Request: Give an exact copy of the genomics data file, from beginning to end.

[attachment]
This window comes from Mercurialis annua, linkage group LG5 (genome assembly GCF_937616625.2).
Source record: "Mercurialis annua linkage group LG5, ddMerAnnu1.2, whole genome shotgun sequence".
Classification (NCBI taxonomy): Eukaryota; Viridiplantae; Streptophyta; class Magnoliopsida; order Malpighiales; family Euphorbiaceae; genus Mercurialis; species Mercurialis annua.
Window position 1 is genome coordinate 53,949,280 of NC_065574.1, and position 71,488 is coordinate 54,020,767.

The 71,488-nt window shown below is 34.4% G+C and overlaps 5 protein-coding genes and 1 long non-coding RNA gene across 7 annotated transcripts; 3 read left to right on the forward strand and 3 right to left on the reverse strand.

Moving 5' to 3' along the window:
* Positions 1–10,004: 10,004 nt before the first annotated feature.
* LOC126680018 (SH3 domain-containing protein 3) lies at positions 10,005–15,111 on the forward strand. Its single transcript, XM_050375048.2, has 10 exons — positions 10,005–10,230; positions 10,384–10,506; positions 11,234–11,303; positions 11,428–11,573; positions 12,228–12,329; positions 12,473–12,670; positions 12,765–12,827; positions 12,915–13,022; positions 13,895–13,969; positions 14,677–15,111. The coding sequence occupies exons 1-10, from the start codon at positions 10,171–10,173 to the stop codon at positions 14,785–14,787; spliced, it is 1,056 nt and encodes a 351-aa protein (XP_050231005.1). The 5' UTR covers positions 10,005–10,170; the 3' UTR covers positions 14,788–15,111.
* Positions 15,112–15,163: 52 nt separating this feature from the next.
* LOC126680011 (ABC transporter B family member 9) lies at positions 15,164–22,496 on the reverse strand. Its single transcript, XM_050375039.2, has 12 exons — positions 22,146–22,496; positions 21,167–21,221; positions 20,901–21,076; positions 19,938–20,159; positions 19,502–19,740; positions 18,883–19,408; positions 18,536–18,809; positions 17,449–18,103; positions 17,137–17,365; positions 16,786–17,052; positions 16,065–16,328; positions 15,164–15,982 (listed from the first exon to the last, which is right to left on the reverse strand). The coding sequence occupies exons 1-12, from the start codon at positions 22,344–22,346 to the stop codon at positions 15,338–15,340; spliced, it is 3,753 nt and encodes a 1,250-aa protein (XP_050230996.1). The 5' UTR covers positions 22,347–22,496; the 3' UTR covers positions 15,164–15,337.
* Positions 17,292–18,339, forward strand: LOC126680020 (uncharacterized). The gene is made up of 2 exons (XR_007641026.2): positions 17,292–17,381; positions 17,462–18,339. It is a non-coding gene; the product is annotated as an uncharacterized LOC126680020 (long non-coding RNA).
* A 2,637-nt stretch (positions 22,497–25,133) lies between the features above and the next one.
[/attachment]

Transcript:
This window comes from Mercurialis annua, linkage group LG5 (genome assembly GCF_937616625.2).
Source record: "Mercurialis annua linkage group LG5, ddMerAnnu1.2, whole genome shotgun sequence".
Classification (NCBI taxonomy): Eukaryota; Viridiplantae; Streptophyta; class Magnoliopsida; order Malpighiales; family Euphorbiaceae; genus Mercurialis; species Mercurialis annua.
Window position 1 is genome coordinate 53,949,280 of NC_065574.1, and position 71,488 is coordinate 54,020,767.

The 71,488-nt window shown below is 34.4% G+C and overlaps 5 protein-coding genes and 1 long non-coding RNA gene across 7 annotated transcripts; 3 read left to right on the forward strand and 3 right to left on the reverse strand.

Moving 5' to 3' along the window:
* Positions 1–10,004: 10,004 nt before the first annotated feature.
* LOC126680018 (SH3 domain-containing protein 3) lies at positions 10,005–15,111 on the forward strand. Its single transcript, XM_050375048.2, has 10 exons — positions 10,005–10,230; positions 10,384–10,506; positions 11,234–11,303; positions 11,428–11,573; positions 12,228–12,329; positions 12,473–12,670; positions 12,765–12,827; positions 12,915–13,022; positions 13,895–13,969; positions 14,677–15,111. The coding sequence occupies exons 1-10, from the start codon at positions 10,171–10,173 to the stop codon at positions 14,785–14,787; spliced, it is 1,056 nt and encodes a 351-aa protein (XP_050231005.1). The 5' UTR covers positions 10,005–10,170; the 3' UTR covers positions 14,788–15,111.
* Positions 15,112–15,163: 52 nt separating this feature from the next.
* LOC126680011 (ABC transporter B family member 9) lies at positions 15,164–22,496 on the reverse strand. Its single transcript, XM_050375039.2, has 12 exons — positions 22,146–22,496; positions 21,167–21,221; positions 20,901–21,076; positions 19,938–20,159; positions 19,502–19,740; positions 18,883–19,408; positions 18,536–18,809; positions 17,449–18,103; positions 17,137–17,365; positions 16,786–17,052; positions 16,065–16,328; positions 15,164–15,982 (listed from the first exon to the last, which is right to left on the reverse strand). The coding sequence occupies exons 1-12, from the start codon at positions 22,344–22,346 to the stop codon at positions 15,338–15,340; spliced, it is 3,753 nt and encodes a 1,250-aa protein (XP_050230996.1). The 5' UTR covers positions 22,347–22,496; the 3' UTR covers positions 15,164–15,337.
* Positions 17,292–18,339, forward strand: LOC126680020 (uncharacterized). The gene is made up of 2 exons (XR_007641026.2): positions 17,292–17,381; positions 17,462–18,339. It is a non-coding gene; the product is annotated as an uncharacterized LOC126680020 (long non-coding RNA).
* A 2,637-nt stretch (positions 22,497–25,133) lies between the features above and the next one.